"Footnote to All Prayers"
He whom I bow to only knows to whom I bow
When I attempt the ineffable Name, murmuring Thou,
And dream of Pheidian fancies and embrace in heart
Symbols (I know) which cannot be the thing Thou art.
Thus always, taken at their word, all prayers blaspheme
Worshiping with frail images a folk-lore dream,
And all men in their praying, self-deceived, address
The coinage of their own unquiet thoughts, unless
Thou in magnetic mercy to Thyself divert
Our arrows, aimed unskillfully, beyond desert;
And all men are idolaters, crying unheard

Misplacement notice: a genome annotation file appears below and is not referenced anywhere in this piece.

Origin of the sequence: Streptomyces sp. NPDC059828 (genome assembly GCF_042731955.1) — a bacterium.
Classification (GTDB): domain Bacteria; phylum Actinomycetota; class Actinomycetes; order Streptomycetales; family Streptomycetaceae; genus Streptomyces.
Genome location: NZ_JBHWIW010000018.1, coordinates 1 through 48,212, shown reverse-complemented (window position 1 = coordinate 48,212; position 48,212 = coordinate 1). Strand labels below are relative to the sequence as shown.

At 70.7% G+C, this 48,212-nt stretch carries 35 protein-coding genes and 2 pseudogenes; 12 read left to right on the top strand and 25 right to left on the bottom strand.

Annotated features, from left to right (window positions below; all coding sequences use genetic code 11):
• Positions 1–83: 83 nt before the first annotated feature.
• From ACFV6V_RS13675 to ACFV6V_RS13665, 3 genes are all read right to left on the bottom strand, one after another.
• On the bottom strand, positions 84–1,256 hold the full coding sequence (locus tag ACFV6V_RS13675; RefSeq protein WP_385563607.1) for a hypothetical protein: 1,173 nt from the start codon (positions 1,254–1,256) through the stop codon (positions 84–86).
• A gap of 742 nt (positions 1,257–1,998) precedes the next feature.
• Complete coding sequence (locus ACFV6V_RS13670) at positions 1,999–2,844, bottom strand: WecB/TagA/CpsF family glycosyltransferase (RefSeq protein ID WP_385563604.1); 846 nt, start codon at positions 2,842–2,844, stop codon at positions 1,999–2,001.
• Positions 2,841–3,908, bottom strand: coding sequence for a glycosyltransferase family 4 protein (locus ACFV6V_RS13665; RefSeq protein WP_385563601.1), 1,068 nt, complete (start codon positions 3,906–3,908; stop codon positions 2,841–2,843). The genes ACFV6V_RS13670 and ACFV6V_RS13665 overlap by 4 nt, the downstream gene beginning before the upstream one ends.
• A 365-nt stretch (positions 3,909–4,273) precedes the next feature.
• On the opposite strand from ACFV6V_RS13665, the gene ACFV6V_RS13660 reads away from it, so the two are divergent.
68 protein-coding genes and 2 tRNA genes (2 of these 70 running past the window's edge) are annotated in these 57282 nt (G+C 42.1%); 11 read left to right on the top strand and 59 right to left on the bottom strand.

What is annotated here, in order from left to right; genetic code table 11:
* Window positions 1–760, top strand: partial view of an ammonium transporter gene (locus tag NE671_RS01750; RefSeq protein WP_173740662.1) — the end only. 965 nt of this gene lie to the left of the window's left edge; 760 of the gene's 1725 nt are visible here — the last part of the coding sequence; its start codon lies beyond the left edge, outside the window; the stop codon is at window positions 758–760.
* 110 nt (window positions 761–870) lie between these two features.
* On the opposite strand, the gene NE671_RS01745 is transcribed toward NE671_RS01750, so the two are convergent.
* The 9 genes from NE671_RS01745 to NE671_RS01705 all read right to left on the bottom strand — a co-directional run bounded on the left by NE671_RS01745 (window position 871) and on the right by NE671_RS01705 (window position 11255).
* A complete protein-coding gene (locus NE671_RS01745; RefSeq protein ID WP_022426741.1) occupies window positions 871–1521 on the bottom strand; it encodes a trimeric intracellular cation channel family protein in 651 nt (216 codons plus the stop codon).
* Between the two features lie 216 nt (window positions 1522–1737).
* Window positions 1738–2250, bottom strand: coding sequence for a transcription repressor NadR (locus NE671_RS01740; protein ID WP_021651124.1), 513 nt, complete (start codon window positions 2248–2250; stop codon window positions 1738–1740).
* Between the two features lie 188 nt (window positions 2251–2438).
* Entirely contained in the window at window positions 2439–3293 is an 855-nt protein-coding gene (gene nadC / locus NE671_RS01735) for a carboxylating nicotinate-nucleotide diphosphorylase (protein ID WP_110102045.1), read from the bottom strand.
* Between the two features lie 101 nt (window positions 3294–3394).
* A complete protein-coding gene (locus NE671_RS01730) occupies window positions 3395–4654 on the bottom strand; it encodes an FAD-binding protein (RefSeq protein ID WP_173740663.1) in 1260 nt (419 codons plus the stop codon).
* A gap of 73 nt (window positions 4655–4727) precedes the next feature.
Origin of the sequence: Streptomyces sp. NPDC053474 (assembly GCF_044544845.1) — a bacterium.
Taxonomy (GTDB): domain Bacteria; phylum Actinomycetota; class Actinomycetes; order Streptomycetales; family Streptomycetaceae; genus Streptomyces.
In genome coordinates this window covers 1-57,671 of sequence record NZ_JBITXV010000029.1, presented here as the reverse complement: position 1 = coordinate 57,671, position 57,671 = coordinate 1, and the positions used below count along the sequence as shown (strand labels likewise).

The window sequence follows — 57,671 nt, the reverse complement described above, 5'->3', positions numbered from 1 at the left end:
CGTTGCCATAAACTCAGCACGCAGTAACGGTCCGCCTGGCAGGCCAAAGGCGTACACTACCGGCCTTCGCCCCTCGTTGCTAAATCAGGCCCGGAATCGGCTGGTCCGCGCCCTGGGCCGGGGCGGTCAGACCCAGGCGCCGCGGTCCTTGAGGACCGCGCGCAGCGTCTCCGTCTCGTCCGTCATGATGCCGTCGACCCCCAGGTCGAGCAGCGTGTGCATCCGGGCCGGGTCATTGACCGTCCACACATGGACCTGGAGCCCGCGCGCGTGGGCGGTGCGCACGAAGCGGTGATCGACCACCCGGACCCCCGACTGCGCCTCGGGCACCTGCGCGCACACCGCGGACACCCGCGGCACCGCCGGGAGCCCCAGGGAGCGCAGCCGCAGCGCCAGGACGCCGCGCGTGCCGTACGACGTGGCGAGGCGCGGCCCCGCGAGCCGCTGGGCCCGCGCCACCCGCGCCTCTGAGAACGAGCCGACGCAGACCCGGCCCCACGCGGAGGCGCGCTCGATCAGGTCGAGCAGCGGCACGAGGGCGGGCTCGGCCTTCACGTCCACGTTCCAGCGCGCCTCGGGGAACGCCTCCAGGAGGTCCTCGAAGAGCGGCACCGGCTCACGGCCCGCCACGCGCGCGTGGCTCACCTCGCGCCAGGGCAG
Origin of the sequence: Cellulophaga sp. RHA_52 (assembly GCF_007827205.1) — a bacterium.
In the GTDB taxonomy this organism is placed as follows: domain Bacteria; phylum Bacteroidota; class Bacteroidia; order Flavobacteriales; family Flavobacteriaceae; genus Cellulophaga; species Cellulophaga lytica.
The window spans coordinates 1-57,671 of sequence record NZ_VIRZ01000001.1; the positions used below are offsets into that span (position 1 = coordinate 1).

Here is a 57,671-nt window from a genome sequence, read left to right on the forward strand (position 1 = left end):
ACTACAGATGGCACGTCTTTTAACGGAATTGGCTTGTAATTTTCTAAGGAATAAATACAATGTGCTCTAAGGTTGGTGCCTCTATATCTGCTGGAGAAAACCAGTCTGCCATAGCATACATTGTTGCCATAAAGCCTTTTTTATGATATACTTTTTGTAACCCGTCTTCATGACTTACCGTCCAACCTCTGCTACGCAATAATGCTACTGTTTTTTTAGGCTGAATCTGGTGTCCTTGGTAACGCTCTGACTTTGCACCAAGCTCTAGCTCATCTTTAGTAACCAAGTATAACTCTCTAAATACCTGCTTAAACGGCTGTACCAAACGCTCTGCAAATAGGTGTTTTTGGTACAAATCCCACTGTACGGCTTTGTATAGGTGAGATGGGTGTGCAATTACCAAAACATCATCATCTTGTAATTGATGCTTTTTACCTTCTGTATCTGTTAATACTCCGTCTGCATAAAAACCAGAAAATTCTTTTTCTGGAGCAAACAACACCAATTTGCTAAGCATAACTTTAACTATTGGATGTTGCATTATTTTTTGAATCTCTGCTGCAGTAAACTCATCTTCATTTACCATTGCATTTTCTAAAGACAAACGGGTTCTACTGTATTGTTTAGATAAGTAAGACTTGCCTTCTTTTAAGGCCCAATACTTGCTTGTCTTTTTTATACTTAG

To a deaf idol, if Thou take them at their word.
Take not, O Lord, our literal sense. Lord, in thy great
Unbroken speech our limping metaphor translate.
C.S. Lewis (1898–1963) was a Professor of Medieval and Renaissance Literature at Oxford and Cambridge universities. In 2013, on the 50th anniversary of his death, he was honored with a memorial stone in the Poets’ Corner of Westminster Abbey, alongside Chaucer, Shakespeare, Milton, Handel, Dickens, and many others.
Dan Clendenin: email@example.com.